Colorado Gov. John Hickenlooper, once considered to be on the ropes because of his inability to rein in a Democratic state legislature that passed a slate of controversial laws in 2013, has found himself on more solid political ground.
In a recent handicapping of 15 key gubernatorial races, the Washington Post’s The Fix blog concludes that Hickenlooper “does not appear to be in serious danger any more,” thanks mostly to what it called a “weak GOP field” of competitors.
Topping that list is former Congressman Tom Tancredo, who is seven points behind Hickenlooper in the latest Quinnipiac University poll.
The rest of the field — including Colorado Secretary of State Scott Gessler, former Congressman Bob Beauprez and former state Sen. Mike Kopp — trail the incumbent by nine or 10 percentage points.
Tancredo seems on pace to win the June 24 primary election, a scenario that some believe will all but ensure a second term for Hickenlooper. The Colorado Springs Gazette went so far as to ask Gessler and Kopp to bow out of the race so they wouldn’t split the moderate vote, the theory being that Beauprez could beat Tancredo in a two-person primary.
“For Republicans, [a Tancredo versus Hickenlooper scenario is] a nightmare beyond forfeiture of the governor’s race,” the paper wrote. “While voting against Tancredo, [voters will] vote against other Republicans. Forget winning the Senate race.”
The Gazette listed several Tancredo shortcomings that it believes doom his chances in the general election, particularly his “over-zealous obsession” with immigration. (RELATED: Newspaper: Tancredo Vs. Hickenlooper A ‘Nightmare’ For GOP)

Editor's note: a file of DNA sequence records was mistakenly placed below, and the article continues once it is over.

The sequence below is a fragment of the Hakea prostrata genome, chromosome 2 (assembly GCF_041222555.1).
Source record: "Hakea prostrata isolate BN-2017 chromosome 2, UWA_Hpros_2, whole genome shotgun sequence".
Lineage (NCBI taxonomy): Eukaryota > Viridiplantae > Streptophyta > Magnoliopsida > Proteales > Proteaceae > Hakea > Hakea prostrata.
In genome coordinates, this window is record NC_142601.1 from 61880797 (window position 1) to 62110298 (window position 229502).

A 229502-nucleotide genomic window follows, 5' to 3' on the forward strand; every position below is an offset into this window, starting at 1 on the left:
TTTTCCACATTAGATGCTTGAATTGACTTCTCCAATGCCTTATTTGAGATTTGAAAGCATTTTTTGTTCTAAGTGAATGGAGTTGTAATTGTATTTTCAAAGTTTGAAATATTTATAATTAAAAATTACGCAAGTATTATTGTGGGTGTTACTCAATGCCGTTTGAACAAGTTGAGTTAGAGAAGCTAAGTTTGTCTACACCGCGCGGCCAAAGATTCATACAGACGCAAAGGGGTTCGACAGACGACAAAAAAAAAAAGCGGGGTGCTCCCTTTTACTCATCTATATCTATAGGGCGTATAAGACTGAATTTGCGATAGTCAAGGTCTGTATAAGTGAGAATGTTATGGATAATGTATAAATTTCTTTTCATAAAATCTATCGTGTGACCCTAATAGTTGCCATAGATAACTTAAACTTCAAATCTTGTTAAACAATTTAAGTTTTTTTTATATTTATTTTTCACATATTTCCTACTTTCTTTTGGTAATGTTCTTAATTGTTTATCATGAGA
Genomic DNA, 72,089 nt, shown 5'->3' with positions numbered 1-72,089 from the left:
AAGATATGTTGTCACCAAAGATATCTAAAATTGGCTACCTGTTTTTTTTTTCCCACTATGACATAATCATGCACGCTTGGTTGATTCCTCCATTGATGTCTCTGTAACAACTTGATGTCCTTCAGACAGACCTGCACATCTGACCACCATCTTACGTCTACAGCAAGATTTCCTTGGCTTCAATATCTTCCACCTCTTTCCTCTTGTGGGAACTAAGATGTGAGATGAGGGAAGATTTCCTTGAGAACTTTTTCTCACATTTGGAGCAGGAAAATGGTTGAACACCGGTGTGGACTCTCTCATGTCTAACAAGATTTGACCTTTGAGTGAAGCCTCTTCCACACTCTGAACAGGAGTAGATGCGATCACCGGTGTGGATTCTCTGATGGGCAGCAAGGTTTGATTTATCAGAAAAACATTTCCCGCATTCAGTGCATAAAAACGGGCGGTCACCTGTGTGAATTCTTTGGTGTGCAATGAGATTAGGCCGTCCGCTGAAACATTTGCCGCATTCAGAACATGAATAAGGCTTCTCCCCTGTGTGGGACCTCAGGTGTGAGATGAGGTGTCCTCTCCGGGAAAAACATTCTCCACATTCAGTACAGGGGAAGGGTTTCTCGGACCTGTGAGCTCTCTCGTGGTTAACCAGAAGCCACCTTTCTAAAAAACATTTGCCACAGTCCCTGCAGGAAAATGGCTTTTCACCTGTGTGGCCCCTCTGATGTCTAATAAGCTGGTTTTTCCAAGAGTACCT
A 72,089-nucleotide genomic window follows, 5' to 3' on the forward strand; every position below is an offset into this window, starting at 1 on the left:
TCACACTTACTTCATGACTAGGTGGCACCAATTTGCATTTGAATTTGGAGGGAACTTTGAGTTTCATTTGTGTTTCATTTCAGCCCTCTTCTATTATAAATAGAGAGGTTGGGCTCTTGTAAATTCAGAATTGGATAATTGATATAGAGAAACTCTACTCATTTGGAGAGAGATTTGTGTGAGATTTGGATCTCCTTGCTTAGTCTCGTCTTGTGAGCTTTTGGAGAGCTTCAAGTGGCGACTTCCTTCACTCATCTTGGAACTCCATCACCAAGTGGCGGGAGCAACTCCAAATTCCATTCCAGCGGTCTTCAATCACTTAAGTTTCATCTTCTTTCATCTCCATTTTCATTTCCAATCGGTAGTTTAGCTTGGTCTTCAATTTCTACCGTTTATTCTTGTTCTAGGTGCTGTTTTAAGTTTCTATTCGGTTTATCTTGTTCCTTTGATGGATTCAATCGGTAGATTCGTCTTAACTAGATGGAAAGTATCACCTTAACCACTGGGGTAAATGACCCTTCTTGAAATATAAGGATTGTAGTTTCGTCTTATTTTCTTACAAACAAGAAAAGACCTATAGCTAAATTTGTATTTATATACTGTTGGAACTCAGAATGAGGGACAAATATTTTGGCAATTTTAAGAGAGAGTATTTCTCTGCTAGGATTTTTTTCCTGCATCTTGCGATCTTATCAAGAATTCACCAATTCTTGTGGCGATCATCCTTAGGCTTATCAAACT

So convinced are some Republicans that Tancredo can’t beat Hickenlooper that they’ve also privately asked him to step aside, according to several reports.
But Tancredo shows no sign of slowing down, touting just last week that he’d been endorsed by the El Paso County Tea Party. In a press release, his campaign also highlighted the results of a Public Policy Polling survey showing him with a 10-point lead over his opponents among female voters, a 20-point lead in favorability among Hispanics and a 14-point lead in favorability among Colorado’s key unaffiliated voters.
“I am the candidate who can win and that’s what I intend to do!” Tancredo is quoted as saying in the release. “To defeat John Hickenlooper, we’re going to need a broad base of support in November. I’ve seen the public & private polling data and know that my campaign has that broad base.”
The Fix, at least, isn’t as convinced, although the blog did say at the Colorado race was “still worth watching,” even though the weak GOP field “continues to make this an uphill climb for Republicans.”
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